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Developing Improved COVID-19 Antibody Testing

Posted on Tuesday, June 16, 2020

Melanie MacMullan is a third-year ARCS Scholar pursuing her PhD in Chemical Engineering at University of Southern California (USC) Viterbi School of Engineering. Her research focuses on developing a better understanding of the immune system by studying protein interactions in immune cells. In a unique arrangement with USC, Melanie has joined a commercial team at Curative Inc. in Los Angeles, California, where she is putting her knowledge and skill to use.

Curative currently provides approximately 25 percent of COVID-19 testing in California, contributing to a base of thousands of identified patients who have previously been infected with the virus. Melanie is part of the team developing a test that detects antibodies against the virus in patient samples. Her methodology includes screening COVID-19 antibody-detection tests that have been developed and manufactured by local companies. In the next stage, Melanie and her team intend to support scale-up of the production of the tests they deem successful that meet FDA guidelines to facilitate widespread antibody detection in the community. This technology will enable improved contact tracing and contribute to vaccine development by illuminating which antibodies against the virus are most prevalent in the population. 

Melanie is appreciative of ARCS Foundation for the support she has received from the organization. “The ARCS Scholar Award has crucially shaped my PhD experience by providing not only financial support but also a sense of empowerment that has enabled me to confidently pursue my research interests both inside and outside of academia.”


Along with three other ARCS Scholars, Melanie participated on the ARCS Scholar COVID-19 Panel on June 12, 2020. Below are Melanie’s responses to the follow-up questions on her projects to combat COVID-19.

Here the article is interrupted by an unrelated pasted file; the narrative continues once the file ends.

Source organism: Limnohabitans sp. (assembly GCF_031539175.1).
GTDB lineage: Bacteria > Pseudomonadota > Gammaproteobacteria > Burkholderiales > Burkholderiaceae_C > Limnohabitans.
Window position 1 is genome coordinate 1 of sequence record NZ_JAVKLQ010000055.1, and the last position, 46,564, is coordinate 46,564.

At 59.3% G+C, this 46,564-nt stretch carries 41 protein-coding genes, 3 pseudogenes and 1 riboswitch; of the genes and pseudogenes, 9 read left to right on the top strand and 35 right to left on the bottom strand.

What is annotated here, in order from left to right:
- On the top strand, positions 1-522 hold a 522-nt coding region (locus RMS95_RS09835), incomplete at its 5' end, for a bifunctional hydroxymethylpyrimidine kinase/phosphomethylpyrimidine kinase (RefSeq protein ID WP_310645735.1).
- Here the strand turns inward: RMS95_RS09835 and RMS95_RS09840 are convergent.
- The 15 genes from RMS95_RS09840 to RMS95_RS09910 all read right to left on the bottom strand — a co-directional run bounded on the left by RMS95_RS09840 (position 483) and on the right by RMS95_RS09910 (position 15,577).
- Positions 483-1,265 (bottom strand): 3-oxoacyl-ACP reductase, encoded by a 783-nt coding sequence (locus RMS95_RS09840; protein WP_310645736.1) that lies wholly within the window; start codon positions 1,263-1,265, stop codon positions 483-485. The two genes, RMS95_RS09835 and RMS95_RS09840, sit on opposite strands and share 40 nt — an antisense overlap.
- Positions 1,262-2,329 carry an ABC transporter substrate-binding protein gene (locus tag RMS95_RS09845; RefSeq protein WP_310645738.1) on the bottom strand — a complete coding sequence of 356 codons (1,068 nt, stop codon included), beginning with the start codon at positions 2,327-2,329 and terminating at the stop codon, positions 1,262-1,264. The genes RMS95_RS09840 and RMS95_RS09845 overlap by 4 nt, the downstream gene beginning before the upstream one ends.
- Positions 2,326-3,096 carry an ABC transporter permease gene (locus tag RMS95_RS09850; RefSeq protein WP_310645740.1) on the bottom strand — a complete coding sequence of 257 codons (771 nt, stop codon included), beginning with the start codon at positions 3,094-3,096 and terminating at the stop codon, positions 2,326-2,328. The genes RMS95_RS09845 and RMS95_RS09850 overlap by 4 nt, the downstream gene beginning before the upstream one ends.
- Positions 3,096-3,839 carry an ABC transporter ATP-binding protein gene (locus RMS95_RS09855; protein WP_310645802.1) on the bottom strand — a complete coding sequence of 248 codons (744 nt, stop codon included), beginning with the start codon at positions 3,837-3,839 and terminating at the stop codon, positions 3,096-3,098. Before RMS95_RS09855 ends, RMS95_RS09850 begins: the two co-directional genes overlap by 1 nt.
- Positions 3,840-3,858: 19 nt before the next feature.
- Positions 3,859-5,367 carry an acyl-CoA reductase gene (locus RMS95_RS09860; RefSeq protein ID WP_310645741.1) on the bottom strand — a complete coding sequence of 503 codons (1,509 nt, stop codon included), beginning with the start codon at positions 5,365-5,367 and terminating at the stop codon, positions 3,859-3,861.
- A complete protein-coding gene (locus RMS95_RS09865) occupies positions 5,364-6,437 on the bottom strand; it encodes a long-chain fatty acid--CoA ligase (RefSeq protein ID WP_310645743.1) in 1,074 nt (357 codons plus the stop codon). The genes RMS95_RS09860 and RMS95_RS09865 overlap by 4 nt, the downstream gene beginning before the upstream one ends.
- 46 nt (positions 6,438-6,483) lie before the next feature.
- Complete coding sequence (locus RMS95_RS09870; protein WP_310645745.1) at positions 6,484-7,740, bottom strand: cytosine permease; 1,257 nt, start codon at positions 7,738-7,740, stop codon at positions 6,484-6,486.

Q: What measures do you take in the lab to protect yourself from the viruses that are in the samples you test?  Are you at high risk for contracting coronavirus because of your work?

A: Thankfully because of the testing capacity available at Curative, I am tested for the coronavirus RNA on a daily basis. This helps to prevent the spread of the virus within the company if we were to get infected, while also providing us with a sense of security about the infectious nature of the samples we work with. Additionally, we are equipped with N95 masks, double gloves, disposable lab coats on top of our regular lab coats, booties, and hairnets when we are working with potentially infectious samples. This PPE drastically reduces the potential of infection from sample handling. While there certainly is a risk of infection that comes from working with these samples, the safety measures we have put in place help to mitigate the risk.

Q: You pivoted from work on your degree to be part of the response to the pandemic. Will you continue in this new direction or move back to your original research focus?

A: Although I have greatly enjoyed working with Curative on this project and have come to enjoy working in a startup environment, I am only two years into my PhD work and will definitely be returning to my original research once I’ve finished my work with Curative. However, this work experience has opened my eyes to the opportunities that arise when working for a startup and has inspired me to consider this as a career path once my PhD work is complete.